More American workers have increased their retirement savings this year, according to a new study by Bankrate.com.
As many as 21% of people surveyed are saving more for retirement than last year, a new record-high percentage in Bankrate’s Financial Security Index. The study also finds that fewer people are choosing not to save anything for retirement. Just 5% didn’t contribute to retirement savings this year, a new low for the survey.
Another new high this year was the amount of Americans who are saving the same amount for retirement as last year (56% of those surveyed).
Greg McBride, Bankrate.com’s chief financial analyst, says he sees these results as a sign of an improving economy.
“Both readings are indicative of an improving economy, where people are earning more and saving more,” McBride said in a statement.
In 2011, those saving less outnumbered those saving more by nearly 2 to 1, (29% vs. 15%). This year, those saving more than last year (21%) outnumber those saving less (17%).
Bankrate attributes the boost in savings to the changing retirement savings environment, including the disappearance of pension plans and the increase in automatic enrollment in 401(k)s.
According to Alan MacEachin, corporate economist with Navy Federal Credit Union, the “ongoing disappearance of traditional pension plans, and the precarious financial position of many of the remaining ones, puts the onus on individuals to save more.”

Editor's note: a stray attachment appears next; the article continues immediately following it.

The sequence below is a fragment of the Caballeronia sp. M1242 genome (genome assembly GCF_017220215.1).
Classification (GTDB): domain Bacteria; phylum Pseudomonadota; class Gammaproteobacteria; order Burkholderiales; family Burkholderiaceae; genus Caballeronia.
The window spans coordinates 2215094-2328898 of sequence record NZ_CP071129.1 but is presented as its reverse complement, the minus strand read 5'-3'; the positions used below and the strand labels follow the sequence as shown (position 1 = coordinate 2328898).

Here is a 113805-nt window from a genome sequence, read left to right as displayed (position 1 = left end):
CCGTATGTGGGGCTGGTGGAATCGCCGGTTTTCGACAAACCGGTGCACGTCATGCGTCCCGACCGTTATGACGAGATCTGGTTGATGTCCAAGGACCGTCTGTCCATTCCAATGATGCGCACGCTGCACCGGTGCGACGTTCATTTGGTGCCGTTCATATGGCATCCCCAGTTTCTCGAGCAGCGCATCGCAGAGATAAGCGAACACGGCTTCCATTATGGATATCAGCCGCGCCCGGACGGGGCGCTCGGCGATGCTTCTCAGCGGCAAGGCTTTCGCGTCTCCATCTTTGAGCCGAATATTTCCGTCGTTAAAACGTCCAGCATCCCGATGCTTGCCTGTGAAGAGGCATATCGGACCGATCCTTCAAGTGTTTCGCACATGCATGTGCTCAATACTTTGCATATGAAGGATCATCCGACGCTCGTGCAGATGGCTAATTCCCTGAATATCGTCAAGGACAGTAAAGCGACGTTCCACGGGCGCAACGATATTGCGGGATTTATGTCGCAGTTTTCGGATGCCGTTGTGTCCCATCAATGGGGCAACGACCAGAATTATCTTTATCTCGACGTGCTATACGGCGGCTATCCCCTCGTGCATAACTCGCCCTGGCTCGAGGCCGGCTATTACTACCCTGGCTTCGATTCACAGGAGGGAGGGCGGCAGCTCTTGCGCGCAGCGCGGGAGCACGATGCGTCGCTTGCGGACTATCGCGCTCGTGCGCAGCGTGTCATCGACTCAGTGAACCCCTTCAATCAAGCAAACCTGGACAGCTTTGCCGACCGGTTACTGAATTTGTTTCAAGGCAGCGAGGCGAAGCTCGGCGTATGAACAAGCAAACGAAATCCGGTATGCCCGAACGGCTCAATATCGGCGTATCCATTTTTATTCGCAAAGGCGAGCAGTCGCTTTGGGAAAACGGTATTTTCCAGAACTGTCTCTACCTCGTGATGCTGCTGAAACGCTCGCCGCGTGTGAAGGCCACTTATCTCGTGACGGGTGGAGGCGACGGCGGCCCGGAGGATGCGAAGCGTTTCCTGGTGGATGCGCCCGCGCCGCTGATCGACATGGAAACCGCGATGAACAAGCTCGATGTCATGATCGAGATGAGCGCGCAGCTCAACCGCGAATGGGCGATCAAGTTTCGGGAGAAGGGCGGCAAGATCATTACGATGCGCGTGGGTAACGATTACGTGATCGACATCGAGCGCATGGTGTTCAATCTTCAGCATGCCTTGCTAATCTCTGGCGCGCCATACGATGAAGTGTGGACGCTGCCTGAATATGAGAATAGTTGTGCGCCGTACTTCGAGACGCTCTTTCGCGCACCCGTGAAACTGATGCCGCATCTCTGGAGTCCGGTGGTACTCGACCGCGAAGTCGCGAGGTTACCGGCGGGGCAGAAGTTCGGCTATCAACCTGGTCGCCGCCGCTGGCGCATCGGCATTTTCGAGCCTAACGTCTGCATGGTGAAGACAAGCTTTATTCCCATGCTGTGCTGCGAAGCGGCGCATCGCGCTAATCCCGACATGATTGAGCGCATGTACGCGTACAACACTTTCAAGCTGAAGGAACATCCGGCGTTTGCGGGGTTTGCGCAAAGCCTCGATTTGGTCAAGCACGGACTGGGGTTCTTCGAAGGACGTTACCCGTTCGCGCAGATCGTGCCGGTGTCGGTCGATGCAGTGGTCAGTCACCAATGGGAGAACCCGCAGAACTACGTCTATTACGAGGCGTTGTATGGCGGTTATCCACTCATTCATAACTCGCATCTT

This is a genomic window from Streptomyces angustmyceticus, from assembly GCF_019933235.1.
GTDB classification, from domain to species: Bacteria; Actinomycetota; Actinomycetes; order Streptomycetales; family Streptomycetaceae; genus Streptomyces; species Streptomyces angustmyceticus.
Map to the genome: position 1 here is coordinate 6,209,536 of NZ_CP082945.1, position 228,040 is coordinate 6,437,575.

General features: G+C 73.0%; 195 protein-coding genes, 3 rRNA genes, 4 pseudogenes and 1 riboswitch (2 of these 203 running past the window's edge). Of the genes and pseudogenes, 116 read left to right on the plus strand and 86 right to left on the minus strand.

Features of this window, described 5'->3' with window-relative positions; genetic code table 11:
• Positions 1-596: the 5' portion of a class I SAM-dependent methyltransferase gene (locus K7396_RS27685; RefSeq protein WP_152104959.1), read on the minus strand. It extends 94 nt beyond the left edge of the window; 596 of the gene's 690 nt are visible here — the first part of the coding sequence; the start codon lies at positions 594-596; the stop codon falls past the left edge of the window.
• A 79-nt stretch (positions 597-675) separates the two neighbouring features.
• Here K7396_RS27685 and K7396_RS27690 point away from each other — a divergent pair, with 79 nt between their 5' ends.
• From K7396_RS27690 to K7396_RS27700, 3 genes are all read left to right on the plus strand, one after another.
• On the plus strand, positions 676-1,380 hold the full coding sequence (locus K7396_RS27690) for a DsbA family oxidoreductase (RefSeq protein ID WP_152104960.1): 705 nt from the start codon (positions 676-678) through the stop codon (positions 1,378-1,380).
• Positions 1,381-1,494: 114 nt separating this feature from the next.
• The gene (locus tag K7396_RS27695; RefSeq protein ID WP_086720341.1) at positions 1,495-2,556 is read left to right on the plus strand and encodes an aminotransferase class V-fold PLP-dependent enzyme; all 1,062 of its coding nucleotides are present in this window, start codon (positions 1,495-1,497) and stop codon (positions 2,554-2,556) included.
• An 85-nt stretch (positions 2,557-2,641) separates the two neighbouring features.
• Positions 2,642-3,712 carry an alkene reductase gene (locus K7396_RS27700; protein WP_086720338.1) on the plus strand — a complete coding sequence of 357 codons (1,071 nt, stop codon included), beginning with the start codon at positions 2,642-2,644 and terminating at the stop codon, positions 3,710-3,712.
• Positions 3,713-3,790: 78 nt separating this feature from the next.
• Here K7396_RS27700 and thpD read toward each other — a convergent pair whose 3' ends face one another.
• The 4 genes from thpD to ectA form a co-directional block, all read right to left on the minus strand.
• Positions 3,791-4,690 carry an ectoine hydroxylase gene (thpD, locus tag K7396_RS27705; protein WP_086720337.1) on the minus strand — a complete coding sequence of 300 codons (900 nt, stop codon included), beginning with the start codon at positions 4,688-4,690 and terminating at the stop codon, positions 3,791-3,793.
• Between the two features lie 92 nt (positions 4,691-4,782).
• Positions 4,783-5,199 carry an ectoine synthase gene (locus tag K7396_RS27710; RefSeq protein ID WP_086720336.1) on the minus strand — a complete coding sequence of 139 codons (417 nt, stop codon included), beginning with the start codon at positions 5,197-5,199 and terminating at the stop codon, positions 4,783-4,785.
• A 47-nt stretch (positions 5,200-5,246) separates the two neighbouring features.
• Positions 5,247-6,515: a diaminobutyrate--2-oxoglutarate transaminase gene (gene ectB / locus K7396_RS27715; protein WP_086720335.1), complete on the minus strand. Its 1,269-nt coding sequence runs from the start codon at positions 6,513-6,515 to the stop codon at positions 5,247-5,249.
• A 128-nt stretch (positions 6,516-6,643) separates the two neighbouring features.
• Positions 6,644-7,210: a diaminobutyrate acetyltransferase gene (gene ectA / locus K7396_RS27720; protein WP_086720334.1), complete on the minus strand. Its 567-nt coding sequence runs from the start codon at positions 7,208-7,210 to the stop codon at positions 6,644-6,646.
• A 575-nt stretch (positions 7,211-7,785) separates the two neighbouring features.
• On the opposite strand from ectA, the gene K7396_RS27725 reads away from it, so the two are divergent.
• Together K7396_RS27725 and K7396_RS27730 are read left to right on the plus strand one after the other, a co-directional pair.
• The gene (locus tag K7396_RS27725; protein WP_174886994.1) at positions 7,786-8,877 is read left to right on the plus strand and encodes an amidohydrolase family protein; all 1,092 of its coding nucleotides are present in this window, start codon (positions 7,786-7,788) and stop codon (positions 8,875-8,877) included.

Adam Millsap, a research fellow with the Mercatus Center at George Mason University, tells Bankrate that automatic enrollment in 401(k)s have grown in popularity, which boosts savings.
“Auto enrollment has been shown to increase the proportion of people who save,” Millsap says.
Younger Generations Are Saving More
Bankrate’s survey also examines which age groups are leading the way in saving more now than last year for their retirement. This year’s survey finds that Generation Xers (ages 36 to 51) led the pack at 26%, followed by younger millennials (ages 18-25) at 22%.
Sam Rines, senior economist at Avalon Advisors LLC, tells Bankrate that younger generations are “likely saving more because they’re near the beginning of their life cycle and need to save more to reach their retirement objectives.”
“The older generations have already done the majority of the saving they will do, and may see little point in putting additional dollars away at such low return levels,” Rines said in a statement.
Meanwhile, Bankrate found that the Americans who were saving less were those in the silent generation (age 71 and older) followed by younger baby boomers (age 52 to 61).
According to Bankrate’s McBride, this is not a good sign.
“Younger baby boomers saving less for retirement than last year is troubling because they’re more likely in their peak earning years and should be utilizing higher catch-up contribution limits to get on track for retirement,” McBride said in a statement. “Those in the silent generation who are saving less may be a function of earning less as they phase into retirement.”
For this year’s Bankrate survey, Princeton Survey Research Associates International conducted telephone interviews from Aug. 4 to 7with a nationally representative sample of 1,000 adults living in the continental United States.
— Check out Why Aren’t Retirement Savers Choosing Annuities? on ThinkAdvisor.